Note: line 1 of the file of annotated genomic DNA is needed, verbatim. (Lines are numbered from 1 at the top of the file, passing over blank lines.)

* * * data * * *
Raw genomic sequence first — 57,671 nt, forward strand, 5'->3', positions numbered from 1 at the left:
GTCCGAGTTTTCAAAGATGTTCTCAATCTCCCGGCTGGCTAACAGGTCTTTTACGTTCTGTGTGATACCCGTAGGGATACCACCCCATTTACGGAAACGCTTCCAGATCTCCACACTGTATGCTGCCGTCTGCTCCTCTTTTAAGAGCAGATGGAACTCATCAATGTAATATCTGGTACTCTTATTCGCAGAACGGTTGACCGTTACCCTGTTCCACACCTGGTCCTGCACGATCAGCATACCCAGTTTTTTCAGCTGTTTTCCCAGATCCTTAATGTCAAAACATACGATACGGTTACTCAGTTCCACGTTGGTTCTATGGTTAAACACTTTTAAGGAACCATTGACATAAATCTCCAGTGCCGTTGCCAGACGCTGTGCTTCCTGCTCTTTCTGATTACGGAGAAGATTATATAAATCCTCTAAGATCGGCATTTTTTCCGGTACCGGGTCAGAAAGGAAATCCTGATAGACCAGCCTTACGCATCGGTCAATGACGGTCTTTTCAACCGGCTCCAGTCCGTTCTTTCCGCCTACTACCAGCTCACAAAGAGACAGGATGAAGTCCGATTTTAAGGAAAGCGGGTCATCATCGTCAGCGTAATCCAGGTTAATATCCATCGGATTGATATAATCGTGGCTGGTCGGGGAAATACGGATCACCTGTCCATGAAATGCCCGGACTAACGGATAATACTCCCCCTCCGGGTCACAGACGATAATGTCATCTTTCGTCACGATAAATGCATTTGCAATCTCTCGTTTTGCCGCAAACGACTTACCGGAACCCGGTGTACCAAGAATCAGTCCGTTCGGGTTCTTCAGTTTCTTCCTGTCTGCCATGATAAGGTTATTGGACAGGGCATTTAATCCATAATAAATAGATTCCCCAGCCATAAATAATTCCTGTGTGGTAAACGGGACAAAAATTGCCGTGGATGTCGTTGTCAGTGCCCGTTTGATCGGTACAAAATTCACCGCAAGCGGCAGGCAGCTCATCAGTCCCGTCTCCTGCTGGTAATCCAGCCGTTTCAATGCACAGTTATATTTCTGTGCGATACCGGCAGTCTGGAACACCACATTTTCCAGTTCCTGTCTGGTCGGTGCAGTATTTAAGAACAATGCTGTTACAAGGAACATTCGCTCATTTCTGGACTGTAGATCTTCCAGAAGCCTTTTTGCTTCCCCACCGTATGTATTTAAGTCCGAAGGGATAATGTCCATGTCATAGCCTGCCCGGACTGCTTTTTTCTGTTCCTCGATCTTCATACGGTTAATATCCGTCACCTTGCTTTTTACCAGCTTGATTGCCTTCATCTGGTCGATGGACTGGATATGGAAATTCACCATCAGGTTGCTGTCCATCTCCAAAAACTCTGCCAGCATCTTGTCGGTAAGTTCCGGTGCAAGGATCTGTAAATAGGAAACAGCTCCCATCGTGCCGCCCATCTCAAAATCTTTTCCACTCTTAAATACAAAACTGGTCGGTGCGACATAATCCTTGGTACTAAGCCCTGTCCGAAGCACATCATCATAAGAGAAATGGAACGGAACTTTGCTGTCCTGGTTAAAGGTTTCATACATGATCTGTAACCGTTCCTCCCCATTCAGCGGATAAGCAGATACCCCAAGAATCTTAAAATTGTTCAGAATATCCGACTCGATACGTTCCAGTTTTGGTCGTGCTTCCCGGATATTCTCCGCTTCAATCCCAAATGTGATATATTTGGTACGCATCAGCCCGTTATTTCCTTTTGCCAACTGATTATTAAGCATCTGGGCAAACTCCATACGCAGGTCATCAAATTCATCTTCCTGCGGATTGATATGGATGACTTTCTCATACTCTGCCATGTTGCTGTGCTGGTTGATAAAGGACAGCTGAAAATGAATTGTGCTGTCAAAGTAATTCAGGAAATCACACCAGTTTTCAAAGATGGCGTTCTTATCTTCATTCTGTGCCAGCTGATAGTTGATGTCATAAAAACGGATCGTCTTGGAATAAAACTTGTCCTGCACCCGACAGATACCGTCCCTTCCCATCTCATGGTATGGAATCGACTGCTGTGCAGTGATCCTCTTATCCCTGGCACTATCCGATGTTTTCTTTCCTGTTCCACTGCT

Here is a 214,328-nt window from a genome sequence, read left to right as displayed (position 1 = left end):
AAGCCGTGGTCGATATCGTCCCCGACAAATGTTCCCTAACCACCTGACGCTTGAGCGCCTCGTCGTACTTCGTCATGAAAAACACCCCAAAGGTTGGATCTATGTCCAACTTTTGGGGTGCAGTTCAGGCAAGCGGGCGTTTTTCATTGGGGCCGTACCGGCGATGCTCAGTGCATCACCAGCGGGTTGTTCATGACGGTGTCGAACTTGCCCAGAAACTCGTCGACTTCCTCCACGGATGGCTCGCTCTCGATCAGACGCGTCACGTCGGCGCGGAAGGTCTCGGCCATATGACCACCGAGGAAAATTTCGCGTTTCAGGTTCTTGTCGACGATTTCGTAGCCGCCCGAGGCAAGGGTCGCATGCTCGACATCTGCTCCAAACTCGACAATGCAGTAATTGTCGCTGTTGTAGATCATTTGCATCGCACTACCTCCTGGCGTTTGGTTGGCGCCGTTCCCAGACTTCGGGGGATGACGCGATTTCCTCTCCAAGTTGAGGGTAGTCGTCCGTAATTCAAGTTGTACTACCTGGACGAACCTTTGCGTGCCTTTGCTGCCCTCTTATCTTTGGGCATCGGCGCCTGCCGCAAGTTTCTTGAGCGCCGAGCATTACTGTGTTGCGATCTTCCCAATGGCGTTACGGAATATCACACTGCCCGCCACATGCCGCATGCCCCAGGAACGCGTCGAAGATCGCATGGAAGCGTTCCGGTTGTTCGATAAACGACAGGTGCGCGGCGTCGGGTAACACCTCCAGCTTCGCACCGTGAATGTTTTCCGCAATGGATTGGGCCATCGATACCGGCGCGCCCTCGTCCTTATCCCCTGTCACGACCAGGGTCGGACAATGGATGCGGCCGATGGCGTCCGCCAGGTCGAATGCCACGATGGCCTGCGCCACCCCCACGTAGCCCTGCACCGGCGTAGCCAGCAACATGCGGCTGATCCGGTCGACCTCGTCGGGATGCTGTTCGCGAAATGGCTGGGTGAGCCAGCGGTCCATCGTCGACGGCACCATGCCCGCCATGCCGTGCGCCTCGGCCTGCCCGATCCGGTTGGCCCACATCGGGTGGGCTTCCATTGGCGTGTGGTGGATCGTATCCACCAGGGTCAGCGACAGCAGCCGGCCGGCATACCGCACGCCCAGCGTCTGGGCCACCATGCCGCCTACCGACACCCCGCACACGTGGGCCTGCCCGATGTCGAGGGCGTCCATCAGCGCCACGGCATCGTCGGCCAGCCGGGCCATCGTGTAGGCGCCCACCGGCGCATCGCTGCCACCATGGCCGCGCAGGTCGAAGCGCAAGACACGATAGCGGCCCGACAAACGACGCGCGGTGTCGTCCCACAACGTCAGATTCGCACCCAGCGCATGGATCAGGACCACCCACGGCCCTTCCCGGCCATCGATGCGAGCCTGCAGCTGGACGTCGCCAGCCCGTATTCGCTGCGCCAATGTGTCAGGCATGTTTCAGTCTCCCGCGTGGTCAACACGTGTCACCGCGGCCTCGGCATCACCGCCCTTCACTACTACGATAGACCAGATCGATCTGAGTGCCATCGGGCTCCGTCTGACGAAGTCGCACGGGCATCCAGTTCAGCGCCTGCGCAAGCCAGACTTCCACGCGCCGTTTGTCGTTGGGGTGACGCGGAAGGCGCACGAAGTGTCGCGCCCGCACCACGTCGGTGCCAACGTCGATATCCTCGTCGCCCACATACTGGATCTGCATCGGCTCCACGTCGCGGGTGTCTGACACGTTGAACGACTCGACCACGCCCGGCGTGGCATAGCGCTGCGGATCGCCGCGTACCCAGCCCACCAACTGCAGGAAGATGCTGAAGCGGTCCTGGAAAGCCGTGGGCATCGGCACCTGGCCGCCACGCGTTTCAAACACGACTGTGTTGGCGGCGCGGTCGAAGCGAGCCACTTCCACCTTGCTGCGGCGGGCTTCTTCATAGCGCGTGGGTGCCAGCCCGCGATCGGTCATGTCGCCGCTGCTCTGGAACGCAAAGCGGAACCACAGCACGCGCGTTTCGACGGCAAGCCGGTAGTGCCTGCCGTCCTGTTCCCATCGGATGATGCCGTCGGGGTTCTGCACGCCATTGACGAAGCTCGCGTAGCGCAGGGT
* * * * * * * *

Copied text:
Raw genomic sequence first — 57,671 nt, forward strand, 5'->3', positions numbered from 1 at the left: